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Forum topic by thastoneman posted 12-24-2012 05:42 PM 1566 views 0 times favorited 7 replies Add to Favorites Watch
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thastoneman

5 posts in 875 days


12-24-2012 05:42 PM

Topic tags/keywords: drafting table desk design

Alright guys my wife has decided she would like to have vintage drafting table so after some research I have came to the conclusion that its not in our bugdet.So I have decided to build one.I have found a detailed plan online that I will be using for rough measurements and another for the model.I am just kind of confused about the design of the. One that I will be building.I cannot figure out why the front supports seem to be floating and what makes the rear table supports stay in position once the correct angle of the top is chosen.My first thought is to have notches cut out where the rear supports can rest in the notches.But im afraid it might take away from from the looks of the table.Any thoughts would be greatly appreciated.Below is the link it is the second table down. http://blog.uniqueuniquedesign.com/index.php?s=drafting+table&submit=Search


7 replies so far

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History

399 posts in 730 days


#1 posted 12-24-2012 06:25 PM

I have a very old Drafting table that I use occassionally were the stand is made from oak, and the top is fairly large.

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thastoneman

5 posts in 875 days


#2 posted 12-24-2012 10:28 PM

Thanks Jonathan that is a great idea putting in dowel rods for the rear supports I believe that’s what I will do.I also think that I will make the front supports stationary.And yes SawSucker I too will be building the frame from oak relaimed from old walkboards. The top will also be out of oak reclaimed from pallets it will be about 48”x 36”.

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History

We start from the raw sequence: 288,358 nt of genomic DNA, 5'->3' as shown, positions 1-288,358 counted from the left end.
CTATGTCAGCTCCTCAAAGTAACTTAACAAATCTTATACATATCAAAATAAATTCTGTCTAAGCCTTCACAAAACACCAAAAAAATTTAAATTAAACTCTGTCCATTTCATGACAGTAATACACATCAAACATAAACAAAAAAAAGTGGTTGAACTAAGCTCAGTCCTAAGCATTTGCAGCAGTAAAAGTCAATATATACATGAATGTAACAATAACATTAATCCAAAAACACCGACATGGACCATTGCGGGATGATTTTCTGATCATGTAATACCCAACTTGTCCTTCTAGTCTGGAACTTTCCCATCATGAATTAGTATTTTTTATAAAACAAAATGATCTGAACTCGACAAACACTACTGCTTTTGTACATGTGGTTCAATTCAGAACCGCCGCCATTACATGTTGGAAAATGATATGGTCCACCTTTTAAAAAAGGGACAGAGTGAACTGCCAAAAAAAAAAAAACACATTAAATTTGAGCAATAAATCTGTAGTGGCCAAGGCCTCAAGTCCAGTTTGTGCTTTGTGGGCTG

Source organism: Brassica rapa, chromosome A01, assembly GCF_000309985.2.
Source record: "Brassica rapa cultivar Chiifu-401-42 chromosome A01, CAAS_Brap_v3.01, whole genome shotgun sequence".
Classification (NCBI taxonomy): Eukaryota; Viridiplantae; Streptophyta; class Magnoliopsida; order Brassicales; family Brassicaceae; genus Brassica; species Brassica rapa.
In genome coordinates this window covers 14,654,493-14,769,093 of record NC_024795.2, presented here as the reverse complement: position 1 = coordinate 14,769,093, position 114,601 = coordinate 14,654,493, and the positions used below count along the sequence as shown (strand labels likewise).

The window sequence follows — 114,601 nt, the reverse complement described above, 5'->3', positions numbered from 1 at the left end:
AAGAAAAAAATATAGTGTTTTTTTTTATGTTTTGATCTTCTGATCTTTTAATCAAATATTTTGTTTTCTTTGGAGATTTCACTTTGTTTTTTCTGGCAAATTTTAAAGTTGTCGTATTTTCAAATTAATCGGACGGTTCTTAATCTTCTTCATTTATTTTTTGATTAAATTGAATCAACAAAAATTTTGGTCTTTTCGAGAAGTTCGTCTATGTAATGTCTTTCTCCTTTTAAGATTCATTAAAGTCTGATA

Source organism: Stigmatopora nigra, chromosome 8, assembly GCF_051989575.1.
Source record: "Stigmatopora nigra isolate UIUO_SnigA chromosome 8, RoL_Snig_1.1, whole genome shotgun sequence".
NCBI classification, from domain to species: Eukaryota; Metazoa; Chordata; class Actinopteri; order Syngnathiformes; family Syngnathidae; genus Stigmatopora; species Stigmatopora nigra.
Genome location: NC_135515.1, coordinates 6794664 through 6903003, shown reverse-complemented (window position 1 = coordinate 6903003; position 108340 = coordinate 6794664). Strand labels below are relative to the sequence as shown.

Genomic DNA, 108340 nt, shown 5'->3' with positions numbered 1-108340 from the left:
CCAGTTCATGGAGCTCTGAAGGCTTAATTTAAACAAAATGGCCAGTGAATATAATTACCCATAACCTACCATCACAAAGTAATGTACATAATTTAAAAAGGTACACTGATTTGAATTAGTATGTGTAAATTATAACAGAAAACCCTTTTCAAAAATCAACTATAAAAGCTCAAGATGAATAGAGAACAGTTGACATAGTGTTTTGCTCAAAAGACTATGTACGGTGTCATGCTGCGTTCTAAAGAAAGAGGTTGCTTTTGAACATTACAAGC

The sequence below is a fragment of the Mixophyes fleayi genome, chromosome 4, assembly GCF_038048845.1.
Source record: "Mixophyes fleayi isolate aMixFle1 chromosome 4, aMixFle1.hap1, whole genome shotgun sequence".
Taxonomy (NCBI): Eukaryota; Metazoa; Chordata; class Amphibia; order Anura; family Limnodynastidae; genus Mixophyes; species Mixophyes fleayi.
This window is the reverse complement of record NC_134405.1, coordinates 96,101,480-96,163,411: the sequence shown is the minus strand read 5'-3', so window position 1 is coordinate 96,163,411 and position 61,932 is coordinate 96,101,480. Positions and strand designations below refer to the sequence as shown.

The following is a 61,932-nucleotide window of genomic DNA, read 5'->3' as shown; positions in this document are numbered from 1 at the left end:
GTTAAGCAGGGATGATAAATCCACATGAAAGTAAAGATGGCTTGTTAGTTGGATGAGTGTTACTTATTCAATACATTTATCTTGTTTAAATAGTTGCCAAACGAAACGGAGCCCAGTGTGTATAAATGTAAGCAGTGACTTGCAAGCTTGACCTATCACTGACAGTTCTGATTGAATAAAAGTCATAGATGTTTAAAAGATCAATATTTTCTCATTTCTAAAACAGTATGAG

399 posts in 730 days


#3 posted 12-24-2012 10:40 PM

The top on the one that I have is not made of oak, I’m guessing that it’s made out of pine. I think that there is too much large open grain in oak to be used as a drawing top, unless you plan on putting some kind of rubber drawing mat ontop of it.

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Sylvain

590 posts in 1248 days


#4 posted 12-27-2012 03:59 PM

I would think they have used something like this (I don’t know how it is called in English):

both for the front support as for the back support.

But maybe with the grooves vertically instead of horirontally, a bit like bed harware.
Look here to see what I mean :

http://schoolofwood.com/node/72

-- Sylvain, Brussels, Belgium, Europe - The more I learn, the more there is to learn

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casual1carpenter

353 posts in 1224 days


#5 posted 12-27-2012 04:36 PM

thastoneman, in looking at the picture that I believe you linked, I wonder if on that back adjustment brace you considered making the bottom of it the stationary pivot point and using the dowel slot arrangement under the tabletop. Hope What I tried to say makes sense to you.

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Lee Barker

2169 posts in 1599 days


#6 posted 12-27-2012 04:39 PM

Interesting question, stoneman. To my old eyes it looks like there is a metal fitment on the end of the 4 vertical boards, and it ends in a pin. There are then holes where it can be inserted to vary the respective height of the front and angle (from the back).

That stretcher across the knee space is somewhat bothersome. It looks a bit close. Overall the structure looks a little less than rigid, but that may be of no importance in this application.

Side note: Rockler sells a “drafting table support” [I tried uploading pic and inserting link and both failed] and has for years.

It is actually made for casement windows, but functions perfectly in its new assignment. Multiuse! If you see someone’s windows flapping in the breeze, it may be because there is a new drafting table in the house.

Kindly,

Lee

-- "...in his brain, which is as dry as the remainder biscuit after a voyage, he hath strange places cramm'd with observation, the which he vents in mangled forms." --Shakespeare, "As You Like It"

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Sylvain

590 posts in 1248 days


#7 posted 12-27-2012 10:19 PM

Lee I agree with you and the pins would better go in the kind of hardware I am suggesting.

-- Sylvain, Brussels, Belgium, Europe - The more I learn, the more there is to learn

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